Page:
During this time, the northern kingdom of Israel was suffering from both political disarray (e.g., 2 Kings 15:8-28; Hosea 7:1-7; 10:3-15) and moral corruption (e.g., Amos 2:6-7; 4:1-3; 5:11-27; 6:1-6). The worship of Jehovah and his commandments had all but ceased to exist among them (e.g., Hosea 4:1-5; 6:1-3; 8:1-4; Amos 5:4-9). Pagan idolatry had taken the place of Jehovah worship (e.g., Hosea 4:6-19; Amos 5:25-26). In so doing, the people of Israel had placed their trust in everything but Jehovah. They trusted in political alliances and standing armies to thwart their enemies. They trusted in the wealth, knowledge, social, and religious practices of the surrounding pagan nations. It is obvious from the statements of Amos that Israel’s trust in the ways of the world had “rent the fabric of society, setting brother against brother, class against class, section against section, till Israel no longer held together as a nation” (John Bright, A History of Israel, Philadelphia: Westminster, 2nd ed. 1981, p. 270). In such a disintegrated condition, Israel was in no position to withstand the onslaught of the advancing Assyrian juggernaut.

The southern kingdom of Judah, where Isaiah lived, had not descended to the depths of the northern kingdom’s depravation. Nevertheless, she was following the same path. For the righteous, living during Isaiah’s time and the years following which saw the downfall of Judah, there must have been a feeling of hopelessness. It might have appeared that what the Lord had intended for the covenant people of Israel was lost; for it was the Lord’s intent through the covenant he made with Abraham, Isaac, and Jacob, that Israel be a blessing and influence to the world.


This was to be accomplished by bringing the world the gospel (see Abraham 2:6-11). Instead, the influences of Israel’s pagan neighbors were steering the covenant people away from God into the forbidden, repugnant practices of the world.

It was during this period of apparent hopelessness that Isaiah prophesied of a time when the people of all nations would hold Jehovah as the only god; when all mankind, Israel and gentile, would come and learn the ways of the Jehovah and live after the manner of his laws and precepts. In this state they would live in peace and harmony; war would cease to exist as men turned from trusting in their selfish desires to living the ways of the Lord. The scene described by Isaiah in 2:2-4 depict the state of mankind during the millennial reign of Christ.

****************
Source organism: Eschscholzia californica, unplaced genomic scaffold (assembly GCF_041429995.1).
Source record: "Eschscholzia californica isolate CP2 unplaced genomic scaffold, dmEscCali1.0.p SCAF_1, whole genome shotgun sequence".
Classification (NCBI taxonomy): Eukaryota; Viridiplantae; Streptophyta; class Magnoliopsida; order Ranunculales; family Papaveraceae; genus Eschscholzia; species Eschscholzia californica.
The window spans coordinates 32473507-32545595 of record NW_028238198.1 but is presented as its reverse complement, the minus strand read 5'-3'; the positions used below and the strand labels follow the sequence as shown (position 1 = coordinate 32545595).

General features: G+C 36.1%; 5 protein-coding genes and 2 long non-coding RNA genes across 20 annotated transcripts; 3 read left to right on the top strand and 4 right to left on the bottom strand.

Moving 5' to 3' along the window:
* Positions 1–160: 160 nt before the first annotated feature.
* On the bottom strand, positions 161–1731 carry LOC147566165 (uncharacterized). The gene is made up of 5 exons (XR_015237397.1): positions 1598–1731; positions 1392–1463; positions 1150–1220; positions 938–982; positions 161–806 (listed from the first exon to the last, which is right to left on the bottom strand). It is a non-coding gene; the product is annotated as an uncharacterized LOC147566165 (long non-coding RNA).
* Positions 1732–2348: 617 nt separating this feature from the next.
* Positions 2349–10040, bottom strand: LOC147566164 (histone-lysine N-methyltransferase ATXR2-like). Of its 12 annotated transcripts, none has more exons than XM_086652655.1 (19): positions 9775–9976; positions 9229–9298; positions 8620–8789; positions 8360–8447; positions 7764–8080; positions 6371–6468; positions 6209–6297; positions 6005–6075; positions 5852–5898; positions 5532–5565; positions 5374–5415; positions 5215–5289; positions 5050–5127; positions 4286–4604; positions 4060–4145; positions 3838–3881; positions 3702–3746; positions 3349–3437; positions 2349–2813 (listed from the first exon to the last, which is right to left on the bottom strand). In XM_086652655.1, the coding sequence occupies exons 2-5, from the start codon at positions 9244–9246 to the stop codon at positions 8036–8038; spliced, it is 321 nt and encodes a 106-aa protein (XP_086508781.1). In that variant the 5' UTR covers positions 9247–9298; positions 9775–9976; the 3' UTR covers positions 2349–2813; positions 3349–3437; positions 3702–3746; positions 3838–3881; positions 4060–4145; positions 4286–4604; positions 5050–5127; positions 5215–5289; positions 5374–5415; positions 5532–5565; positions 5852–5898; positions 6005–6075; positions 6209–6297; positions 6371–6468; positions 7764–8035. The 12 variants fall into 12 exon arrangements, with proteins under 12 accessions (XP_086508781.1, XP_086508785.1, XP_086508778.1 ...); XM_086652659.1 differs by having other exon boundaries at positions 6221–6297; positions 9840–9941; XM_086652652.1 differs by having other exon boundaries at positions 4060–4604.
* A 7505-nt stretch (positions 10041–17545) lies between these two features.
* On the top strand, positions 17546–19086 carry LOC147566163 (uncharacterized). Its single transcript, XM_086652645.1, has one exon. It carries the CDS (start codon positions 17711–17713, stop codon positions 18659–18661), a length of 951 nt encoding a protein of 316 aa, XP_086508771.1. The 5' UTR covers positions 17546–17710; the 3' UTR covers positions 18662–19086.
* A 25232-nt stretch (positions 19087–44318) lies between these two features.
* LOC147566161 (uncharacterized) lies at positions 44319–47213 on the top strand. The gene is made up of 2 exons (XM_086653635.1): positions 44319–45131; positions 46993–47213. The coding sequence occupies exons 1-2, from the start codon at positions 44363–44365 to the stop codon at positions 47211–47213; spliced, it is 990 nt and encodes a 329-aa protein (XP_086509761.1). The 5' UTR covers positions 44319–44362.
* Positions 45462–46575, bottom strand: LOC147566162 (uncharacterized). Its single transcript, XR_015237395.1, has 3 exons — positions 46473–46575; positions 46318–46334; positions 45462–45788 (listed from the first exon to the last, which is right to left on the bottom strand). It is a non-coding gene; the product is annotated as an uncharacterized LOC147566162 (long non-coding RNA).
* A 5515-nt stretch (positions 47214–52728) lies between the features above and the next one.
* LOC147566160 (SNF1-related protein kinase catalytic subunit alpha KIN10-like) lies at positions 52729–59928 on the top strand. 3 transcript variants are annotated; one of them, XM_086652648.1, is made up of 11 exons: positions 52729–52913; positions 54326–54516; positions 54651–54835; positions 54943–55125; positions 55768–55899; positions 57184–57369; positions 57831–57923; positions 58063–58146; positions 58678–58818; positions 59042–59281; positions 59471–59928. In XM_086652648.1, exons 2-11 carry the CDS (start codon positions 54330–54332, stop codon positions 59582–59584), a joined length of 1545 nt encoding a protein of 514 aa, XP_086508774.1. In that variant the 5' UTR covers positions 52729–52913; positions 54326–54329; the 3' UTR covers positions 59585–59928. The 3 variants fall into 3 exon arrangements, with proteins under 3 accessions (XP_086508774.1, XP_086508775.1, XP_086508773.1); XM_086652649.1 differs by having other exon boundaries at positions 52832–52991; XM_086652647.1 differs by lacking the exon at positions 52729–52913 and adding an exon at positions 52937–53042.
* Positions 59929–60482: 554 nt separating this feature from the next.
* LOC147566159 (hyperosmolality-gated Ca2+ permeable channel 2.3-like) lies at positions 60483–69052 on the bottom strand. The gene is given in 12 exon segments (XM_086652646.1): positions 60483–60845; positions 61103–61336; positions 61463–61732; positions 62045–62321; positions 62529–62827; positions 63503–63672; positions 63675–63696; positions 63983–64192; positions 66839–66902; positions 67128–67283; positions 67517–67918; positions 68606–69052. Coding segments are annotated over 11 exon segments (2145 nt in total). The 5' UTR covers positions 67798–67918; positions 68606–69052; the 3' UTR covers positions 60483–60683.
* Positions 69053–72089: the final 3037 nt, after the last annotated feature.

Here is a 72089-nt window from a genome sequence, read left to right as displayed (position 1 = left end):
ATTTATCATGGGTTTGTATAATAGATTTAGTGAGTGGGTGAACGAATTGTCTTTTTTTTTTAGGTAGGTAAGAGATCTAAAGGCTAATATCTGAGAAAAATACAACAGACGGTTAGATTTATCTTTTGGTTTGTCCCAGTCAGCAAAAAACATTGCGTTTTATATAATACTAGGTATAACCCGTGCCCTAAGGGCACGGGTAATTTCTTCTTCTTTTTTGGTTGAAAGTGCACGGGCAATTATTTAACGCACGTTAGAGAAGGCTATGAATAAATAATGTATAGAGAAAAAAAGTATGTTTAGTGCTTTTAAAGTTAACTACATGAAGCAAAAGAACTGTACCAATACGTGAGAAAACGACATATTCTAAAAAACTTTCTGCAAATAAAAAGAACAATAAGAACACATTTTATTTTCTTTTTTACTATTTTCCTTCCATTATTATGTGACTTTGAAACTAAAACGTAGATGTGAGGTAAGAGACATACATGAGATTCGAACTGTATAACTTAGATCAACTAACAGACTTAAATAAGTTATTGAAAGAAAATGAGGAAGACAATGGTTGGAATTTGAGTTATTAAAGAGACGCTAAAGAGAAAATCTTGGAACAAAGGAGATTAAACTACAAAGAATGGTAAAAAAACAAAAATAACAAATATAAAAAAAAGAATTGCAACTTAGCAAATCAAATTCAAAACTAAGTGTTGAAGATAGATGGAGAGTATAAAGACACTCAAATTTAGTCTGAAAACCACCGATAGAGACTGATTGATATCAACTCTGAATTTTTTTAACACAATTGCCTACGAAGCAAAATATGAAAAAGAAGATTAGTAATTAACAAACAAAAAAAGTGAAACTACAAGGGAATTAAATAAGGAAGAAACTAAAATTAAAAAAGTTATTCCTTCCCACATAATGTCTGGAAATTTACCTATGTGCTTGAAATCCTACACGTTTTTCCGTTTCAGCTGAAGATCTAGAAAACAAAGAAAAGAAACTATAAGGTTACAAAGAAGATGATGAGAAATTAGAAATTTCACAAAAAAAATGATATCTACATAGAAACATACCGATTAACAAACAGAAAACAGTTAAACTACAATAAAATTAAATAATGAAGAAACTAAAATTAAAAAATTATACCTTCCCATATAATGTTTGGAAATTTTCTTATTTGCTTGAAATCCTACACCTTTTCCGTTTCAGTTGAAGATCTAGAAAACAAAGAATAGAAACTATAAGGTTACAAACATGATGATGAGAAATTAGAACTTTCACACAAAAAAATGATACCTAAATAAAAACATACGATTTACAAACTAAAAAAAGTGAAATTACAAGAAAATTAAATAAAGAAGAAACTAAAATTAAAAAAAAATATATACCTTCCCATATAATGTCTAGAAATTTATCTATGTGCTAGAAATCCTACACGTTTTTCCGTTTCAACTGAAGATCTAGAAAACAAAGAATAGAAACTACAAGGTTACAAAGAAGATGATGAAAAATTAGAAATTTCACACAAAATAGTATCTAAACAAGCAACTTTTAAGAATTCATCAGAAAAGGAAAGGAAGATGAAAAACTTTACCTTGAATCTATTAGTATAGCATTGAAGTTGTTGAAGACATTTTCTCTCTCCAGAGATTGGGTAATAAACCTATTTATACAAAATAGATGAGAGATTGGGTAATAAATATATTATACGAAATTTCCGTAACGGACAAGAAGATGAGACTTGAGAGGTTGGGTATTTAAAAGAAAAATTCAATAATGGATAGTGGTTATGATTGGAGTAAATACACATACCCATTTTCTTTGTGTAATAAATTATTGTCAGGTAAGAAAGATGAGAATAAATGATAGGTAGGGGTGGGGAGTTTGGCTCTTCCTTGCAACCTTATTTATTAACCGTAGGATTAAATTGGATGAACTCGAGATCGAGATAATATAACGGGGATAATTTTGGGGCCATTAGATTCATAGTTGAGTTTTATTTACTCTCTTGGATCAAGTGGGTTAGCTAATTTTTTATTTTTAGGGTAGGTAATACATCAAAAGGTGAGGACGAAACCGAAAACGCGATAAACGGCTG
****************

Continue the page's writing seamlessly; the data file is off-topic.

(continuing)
The mountain of the Lord’s house. Isaiah made lavish use of imagery throughout his writings. The prophecy in 2:2-3 is no exception. Like a landscape artist, Isaiah portrayed Israel’s idealistic future as a majestic mountain with a temple on top that towers above the surrounding hills. Indeed, the observer of this painting hardly notices the hills. The thing that captures the eye is the mountain and the temple.

Most ancient Near Eastern societies viewed their gods as living in mountains: Olympus for the Greeks; Cassius for the Phoenicians; Saphon, Hermon, Tabor, and Carmel for the Canaanites; and Sinai for the Israelites were all mountains upon which the respective societies considered their god(s) as living. When temples were built to house deity, the temples were often considered “mountains.” If possible they were built on mountains or high places. If not, the structure of the building was designed to represent a mountain (such as the Mesopotamian ziggurat). The phrase “mountain of the Lord’s house” literally means “the temple of Jehovah” where the teachings of God’s are taught. More than just a building, this phrase implies the whole Kingdom of God.